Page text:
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Can pre-marriage separate debts of the non-filing spouse be discharged, via the community discharge?
Some attorneys say “yes” and others “no”.
25-215. Liability of community property and separate property for community and separate debts
A. The separate property of a spouse shall not be liable for the separate debts or obligations of the other spouse, absent agreement of the property owner to the contrary.
B. The community property is liable for the premarital separate debts or other liabilities of a spouse, incurred after September 1, 1973 but only to the extent of the value of that spouse’s contribution to the community property which would have been such spouse’s separate property if single.
C. The community property is liable for a spouse’s debts incurred outside of this state during the marriage which would have been community debts if incurred in this state.
D. Except as prohibited in section 25-214, either spouse may contract debts and otherwise act for the benefit of the community. In an action on such a debt or obligation the spouses shall be sued jointly and the debt or obligation shall be satisfied: first, from the community property, and second, from the separate property of the spouse contracting the debt or obligation.
In Schilling v. Embree , 118 Ariz 236, 575 P2d 1262 (App. 1977), the court of Appeals held that this language subjects community property only to pre-marital separate debts, not separate debts incurred during marriage.
25-214. Management and control
A. Each spouse has the sole management, control and disposition rights of each spouse’s separate property.
B. The spouses have equal management, control and disposition rights over their community property and have equal power to bind the community.
C. Either spouse separately may acquire, manage, control or dispose of community property or bind the community, except that joinder of both spouses is required in any of the following cases:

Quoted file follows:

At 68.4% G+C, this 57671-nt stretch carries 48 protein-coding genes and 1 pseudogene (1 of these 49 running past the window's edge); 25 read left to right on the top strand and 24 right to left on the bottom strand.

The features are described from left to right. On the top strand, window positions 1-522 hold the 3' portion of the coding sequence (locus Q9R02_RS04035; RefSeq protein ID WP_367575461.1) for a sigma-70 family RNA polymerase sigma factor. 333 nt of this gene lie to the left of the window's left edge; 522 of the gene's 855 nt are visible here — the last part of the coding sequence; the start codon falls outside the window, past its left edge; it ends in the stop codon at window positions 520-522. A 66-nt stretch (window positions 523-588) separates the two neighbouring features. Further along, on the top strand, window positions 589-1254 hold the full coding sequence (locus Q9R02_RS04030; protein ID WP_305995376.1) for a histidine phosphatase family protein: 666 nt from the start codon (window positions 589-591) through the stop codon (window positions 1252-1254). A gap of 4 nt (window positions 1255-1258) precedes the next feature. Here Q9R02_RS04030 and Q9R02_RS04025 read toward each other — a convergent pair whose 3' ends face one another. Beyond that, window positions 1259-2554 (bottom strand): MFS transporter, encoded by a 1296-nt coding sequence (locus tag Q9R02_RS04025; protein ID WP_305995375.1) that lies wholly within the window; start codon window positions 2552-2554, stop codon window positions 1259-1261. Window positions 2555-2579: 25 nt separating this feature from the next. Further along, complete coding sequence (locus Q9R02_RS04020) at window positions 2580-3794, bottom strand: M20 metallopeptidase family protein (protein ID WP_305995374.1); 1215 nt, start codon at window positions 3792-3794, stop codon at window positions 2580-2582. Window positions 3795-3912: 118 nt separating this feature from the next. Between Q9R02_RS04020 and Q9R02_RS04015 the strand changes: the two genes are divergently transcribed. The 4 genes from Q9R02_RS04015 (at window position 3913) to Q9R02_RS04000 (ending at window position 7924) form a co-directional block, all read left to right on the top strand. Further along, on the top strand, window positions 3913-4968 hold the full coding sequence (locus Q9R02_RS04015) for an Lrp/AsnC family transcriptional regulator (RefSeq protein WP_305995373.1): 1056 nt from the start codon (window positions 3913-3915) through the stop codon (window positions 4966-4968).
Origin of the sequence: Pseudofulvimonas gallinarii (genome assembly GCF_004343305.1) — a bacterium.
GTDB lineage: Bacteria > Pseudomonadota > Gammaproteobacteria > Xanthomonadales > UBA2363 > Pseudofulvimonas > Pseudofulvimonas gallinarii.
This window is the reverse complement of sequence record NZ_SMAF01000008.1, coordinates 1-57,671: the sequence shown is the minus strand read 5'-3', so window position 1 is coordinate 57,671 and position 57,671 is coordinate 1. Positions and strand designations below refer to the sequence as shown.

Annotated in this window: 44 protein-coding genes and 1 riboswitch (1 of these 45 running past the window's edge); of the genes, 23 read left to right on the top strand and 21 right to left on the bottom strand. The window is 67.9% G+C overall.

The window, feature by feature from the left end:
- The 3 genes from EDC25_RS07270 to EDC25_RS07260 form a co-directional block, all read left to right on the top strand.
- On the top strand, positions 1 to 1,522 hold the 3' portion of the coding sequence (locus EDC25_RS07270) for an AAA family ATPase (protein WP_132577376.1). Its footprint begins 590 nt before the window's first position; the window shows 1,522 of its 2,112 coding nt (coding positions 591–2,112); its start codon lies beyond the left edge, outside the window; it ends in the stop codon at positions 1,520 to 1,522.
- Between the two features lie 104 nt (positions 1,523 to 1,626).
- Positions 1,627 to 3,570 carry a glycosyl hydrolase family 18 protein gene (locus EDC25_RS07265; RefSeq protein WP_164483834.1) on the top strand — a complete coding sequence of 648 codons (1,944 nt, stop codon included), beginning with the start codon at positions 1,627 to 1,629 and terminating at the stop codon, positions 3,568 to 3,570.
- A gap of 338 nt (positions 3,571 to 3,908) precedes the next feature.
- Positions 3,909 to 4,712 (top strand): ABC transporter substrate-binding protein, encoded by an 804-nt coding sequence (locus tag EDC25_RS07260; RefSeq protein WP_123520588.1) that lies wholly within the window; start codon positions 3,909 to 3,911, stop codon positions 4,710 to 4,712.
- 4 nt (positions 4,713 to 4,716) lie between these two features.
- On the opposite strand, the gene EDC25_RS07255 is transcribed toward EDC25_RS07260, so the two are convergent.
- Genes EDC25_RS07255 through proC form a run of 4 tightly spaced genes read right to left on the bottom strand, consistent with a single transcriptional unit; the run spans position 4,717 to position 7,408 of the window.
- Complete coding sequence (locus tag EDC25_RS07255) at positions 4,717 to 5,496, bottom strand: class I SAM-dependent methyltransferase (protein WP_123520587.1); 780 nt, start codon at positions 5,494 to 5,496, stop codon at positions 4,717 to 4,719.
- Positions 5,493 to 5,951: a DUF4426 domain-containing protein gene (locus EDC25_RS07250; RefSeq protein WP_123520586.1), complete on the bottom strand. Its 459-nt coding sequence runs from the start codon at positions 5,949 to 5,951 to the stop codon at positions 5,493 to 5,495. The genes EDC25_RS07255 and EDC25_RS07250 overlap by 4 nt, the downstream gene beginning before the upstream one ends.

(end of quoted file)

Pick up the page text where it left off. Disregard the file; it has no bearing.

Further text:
1. Any transaction for the acquisition, disposition or encumbrance of an interest in real property other than an unpatented mining claim or a lease of less than one year.
2. Any transaction of guaranty, indemnity or suretyship.
3. To bind the community, irrespective of any person’s intent with respect to that binder, after service of a petition for dissolution of marriage, legal separation or annulment if the petition results in a decree of dissolution of marriage, legal separation or annulment.
Both spouses must be named in an Arizona lawsuit to obtain a judgment which is collectable from any portion of the community property. The non-liable spouse is entitled to litigate two issues: 1. The whether the other spouse is in fact liable, and 2. The other spouse’s contribution to the community. Flexmaster Aluminum Awning Co. v. Hirschbert, 173 Ariz. 83, 839 P.2d 1128 (App. 1992). Flexmaster involved a premarital debt.
Beware that, as with many areas of law, lawyers will disagree about the applicability of these statutes to certain factual situations.
Community Discharge received in bankruptcy: